What is Marxist Theory?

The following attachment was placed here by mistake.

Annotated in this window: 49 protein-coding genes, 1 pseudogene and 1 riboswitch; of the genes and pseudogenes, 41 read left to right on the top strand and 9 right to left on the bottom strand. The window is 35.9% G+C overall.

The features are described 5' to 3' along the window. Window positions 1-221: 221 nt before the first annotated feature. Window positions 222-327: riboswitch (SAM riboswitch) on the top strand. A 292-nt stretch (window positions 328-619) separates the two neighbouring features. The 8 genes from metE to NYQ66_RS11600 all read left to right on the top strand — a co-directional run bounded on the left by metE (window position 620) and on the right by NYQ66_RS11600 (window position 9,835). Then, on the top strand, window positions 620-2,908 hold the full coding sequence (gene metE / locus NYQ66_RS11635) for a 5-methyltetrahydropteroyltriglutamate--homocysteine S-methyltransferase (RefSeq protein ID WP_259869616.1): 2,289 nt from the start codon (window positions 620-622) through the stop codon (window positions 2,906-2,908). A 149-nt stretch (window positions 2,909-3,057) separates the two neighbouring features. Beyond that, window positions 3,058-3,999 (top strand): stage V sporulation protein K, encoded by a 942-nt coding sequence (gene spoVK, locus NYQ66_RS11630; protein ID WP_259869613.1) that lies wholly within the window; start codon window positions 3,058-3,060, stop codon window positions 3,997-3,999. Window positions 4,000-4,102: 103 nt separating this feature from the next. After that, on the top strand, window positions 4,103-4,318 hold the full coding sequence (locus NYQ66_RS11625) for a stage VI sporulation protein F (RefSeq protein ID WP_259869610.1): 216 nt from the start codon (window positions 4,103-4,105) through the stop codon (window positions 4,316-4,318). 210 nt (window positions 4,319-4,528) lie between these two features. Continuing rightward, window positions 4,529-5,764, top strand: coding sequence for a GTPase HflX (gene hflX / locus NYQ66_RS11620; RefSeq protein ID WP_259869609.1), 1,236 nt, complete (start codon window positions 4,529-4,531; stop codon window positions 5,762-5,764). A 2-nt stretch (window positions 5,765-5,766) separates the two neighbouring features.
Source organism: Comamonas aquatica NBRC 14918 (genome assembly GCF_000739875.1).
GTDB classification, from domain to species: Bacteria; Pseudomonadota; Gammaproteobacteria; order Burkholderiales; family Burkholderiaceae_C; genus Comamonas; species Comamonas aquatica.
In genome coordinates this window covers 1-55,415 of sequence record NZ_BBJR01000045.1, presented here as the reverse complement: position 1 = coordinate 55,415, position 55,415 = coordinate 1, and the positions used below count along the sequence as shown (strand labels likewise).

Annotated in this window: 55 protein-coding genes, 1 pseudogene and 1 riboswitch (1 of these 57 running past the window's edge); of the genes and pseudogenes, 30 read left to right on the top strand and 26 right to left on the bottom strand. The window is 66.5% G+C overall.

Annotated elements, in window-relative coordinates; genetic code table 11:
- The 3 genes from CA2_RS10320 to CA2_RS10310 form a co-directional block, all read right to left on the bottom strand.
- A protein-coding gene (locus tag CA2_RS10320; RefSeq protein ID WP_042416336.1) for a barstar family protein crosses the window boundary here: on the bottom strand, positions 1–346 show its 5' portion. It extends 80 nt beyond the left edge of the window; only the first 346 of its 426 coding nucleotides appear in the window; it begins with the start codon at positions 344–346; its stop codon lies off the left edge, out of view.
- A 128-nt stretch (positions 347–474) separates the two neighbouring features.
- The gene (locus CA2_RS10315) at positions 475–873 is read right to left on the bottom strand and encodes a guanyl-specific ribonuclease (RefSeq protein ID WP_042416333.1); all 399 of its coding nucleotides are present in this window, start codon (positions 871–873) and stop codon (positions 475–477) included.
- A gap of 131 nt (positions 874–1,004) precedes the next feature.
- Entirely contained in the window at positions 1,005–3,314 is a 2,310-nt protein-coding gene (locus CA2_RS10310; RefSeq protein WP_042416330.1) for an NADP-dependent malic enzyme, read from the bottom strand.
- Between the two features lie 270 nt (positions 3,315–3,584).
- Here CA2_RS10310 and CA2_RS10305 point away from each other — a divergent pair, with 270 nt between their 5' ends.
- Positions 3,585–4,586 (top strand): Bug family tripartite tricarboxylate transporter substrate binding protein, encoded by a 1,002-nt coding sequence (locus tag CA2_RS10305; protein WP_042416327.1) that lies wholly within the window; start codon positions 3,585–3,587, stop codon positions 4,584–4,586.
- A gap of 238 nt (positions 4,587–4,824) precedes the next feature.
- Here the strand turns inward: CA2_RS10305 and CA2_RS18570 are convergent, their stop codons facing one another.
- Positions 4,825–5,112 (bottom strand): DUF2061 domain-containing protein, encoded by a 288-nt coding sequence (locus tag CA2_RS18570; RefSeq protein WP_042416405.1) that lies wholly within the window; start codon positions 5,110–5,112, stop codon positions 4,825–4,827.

According to Lois Tyson, Marxist theory explains that the socioeconomic system we live in determines how we are educated, what religion we practice, and how we perceive ourselves and is largely “concerned with how the socioeconomic system in which we live shapes our personal identity” (111). In terms of literature, Marxist theory questions how the “oppressive socioeconomic ideologies influence the characters’ behavior [and if] the literary work combat[s] those ideologies by clearly illustrating the damage they do” (Tyson 111). Marxist theory also argues that unrestrained competition is oppressive because it only leaves room for success for the rich and selfish (Tyson 114). In Tyson’s words, “they’re the ones willing to do whatever it takes to win. The result is that the needs of the whole are usually overlooked, and the needs of those least willing or able to compete are usually sacrificed entirely” (Tyson 114). Marxism also views the American Dream as a capitalist ideology, and therefore, as oppressive because it “blinds us to the reality that a vast number of people have not had and do not have equal opportunity in education, employment, or housing due to such factors as…their gender, race, religion, sexual orientation, and socioeconomic class” (Tyson 115). Tyson also explains that Marxist Theory includes one aspect that is directly involved with Viramontes’ novel: Rugged Individualism. According to Tyson, the concept of individualism “holds up for our admiration the example of the individual who strikes out alone in pursuit of a goal not easily achieved” (Tyson 115). As marvelous as this may sound, it is often not found in reality because falling into this category requires putting “self-interest above the needs of the community” and firmly believing that “nice guys finish last” (Tyson 116). Finally, Marxist Theory finds religion to be an extreme force of oppression for lower socioeconomic classes. Tyson states that “one of the best-known Marxist sayings is that ‘religion is the opiate of the masses’” (Tyson 117). The actions performed in the name of religion keep the poor oppressed because they make the poor feel that there is no other way to get help. They must turn to religion and truly believe that even though they are poor on earth, they will be greatly rewarded in the afterlife, and this prevents them from putting any effort forward when it comes to fighting the oppression that capitalism brings.